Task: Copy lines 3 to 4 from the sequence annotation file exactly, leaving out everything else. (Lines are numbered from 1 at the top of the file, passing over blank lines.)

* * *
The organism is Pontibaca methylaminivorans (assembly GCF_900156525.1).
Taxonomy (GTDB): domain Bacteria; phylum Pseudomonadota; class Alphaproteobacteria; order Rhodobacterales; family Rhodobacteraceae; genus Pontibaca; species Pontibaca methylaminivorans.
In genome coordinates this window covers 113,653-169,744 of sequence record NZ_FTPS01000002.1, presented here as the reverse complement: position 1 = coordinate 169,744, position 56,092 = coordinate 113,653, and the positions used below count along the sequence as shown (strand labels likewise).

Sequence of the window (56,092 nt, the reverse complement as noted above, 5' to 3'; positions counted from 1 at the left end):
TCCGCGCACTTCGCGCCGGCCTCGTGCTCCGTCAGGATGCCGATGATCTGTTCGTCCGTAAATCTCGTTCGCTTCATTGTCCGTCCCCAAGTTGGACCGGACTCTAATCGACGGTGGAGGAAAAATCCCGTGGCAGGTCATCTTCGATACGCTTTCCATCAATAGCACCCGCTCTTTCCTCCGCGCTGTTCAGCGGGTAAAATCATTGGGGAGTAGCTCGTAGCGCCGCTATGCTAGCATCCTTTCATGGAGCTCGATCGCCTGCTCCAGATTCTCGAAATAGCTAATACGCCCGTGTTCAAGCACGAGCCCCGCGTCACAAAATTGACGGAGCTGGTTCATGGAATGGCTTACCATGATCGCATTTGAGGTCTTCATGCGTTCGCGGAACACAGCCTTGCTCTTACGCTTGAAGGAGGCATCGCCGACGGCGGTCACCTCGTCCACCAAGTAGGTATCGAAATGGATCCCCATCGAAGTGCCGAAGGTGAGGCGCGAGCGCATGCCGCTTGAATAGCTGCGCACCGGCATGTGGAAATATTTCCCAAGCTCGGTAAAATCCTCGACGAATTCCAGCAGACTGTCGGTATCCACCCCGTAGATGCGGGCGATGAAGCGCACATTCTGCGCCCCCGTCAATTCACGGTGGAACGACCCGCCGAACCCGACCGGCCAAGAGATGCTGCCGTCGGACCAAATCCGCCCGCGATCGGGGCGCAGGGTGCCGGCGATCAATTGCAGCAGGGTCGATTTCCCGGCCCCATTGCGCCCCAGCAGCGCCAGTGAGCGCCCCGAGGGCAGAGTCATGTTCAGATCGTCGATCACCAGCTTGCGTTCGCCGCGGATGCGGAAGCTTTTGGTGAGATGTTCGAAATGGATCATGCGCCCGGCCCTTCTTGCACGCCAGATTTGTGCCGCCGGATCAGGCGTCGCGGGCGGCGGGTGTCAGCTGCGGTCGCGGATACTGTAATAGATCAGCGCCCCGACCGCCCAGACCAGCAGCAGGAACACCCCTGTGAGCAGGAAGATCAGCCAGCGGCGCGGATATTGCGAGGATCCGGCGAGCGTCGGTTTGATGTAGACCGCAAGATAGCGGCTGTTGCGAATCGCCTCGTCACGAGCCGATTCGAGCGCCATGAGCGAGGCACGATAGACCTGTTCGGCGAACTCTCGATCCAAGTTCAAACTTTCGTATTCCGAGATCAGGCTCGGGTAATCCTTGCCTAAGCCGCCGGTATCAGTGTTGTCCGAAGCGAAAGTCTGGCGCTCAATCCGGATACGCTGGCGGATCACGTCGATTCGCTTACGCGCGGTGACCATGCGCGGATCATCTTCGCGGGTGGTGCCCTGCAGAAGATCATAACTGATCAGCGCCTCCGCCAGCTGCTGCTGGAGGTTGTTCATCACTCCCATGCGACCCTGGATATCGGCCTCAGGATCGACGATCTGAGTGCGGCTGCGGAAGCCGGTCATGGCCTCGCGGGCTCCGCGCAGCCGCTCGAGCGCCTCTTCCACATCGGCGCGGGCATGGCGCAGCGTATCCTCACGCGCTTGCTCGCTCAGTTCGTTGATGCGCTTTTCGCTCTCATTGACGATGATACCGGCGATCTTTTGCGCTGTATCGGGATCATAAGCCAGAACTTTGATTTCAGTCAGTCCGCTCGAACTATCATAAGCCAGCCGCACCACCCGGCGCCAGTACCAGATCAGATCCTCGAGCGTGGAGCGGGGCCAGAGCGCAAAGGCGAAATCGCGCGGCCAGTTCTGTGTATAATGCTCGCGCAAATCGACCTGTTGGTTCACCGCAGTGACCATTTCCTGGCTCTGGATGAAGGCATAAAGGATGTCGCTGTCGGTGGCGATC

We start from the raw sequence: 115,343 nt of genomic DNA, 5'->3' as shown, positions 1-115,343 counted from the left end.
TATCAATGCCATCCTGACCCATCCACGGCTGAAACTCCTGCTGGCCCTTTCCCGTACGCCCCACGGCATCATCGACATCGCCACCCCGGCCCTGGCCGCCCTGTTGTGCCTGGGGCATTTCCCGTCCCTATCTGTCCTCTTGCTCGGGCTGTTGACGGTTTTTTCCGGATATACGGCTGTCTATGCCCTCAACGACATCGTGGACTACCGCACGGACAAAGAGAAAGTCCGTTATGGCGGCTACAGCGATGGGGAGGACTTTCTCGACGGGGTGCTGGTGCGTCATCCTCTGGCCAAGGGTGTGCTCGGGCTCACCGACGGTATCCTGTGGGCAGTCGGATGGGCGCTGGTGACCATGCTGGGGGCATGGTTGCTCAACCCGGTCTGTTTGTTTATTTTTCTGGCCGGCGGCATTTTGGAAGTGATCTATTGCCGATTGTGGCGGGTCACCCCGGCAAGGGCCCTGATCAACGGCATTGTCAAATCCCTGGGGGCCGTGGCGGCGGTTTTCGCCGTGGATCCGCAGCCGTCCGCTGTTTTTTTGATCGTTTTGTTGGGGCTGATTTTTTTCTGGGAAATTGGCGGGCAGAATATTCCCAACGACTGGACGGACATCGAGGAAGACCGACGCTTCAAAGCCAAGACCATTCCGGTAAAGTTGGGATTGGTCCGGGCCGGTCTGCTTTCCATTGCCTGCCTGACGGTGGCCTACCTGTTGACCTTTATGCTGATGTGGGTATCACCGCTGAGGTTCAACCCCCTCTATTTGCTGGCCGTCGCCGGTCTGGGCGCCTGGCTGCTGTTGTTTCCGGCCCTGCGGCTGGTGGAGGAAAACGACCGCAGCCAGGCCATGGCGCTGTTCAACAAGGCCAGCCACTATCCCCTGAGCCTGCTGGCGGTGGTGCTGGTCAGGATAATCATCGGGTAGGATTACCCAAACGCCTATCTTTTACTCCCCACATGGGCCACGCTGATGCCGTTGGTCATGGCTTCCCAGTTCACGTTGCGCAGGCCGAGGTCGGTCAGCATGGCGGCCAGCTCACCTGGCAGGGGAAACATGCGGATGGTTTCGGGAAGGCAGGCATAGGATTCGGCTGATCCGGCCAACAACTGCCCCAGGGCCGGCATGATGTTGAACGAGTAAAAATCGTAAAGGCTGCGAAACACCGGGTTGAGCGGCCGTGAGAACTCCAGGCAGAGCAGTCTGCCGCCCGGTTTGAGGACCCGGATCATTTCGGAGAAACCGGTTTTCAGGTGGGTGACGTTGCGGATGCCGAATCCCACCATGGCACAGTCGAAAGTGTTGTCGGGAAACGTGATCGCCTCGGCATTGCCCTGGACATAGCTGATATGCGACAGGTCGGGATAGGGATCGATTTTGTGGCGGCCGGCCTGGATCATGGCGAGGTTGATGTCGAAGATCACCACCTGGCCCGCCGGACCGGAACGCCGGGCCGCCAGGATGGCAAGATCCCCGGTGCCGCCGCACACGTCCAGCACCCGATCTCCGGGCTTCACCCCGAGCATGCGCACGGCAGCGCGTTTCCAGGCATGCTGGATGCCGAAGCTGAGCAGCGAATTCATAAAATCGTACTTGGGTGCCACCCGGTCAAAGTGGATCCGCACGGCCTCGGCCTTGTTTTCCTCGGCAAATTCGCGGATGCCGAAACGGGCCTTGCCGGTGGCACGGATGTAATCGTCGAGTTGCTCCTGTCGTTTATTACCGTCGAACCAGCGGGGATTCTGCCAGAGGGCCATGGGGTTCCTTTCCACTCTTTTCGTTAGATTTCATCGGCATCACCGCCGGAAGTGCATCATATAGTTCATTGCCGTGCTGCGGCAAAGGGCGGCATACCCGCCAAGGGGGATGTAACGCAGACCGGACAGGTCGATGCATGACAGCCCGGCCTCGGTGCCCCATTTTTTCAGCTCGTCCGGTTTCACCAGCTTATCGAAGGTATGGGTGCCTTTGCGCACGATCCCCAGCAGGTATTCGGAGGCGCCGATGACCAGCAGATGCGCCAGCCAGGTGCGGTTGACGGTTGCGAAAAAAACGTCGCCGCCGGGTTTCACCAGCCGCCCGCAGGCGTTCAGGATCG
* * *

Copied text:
In genome coordinates this window covers 113,653-169,744 of sequence record NZ_FTPS01000002.1, presented here as the reverse complement: position 1 = coordinate 169,744, position 56,092 = coordinate 113,653, and the positions used below count along the sequence as shown (strand labels likewise).

Sequence of the window (56,092 nt, the reverse complement as noted above, 5' to 3'; positions counted from 1 at the left end):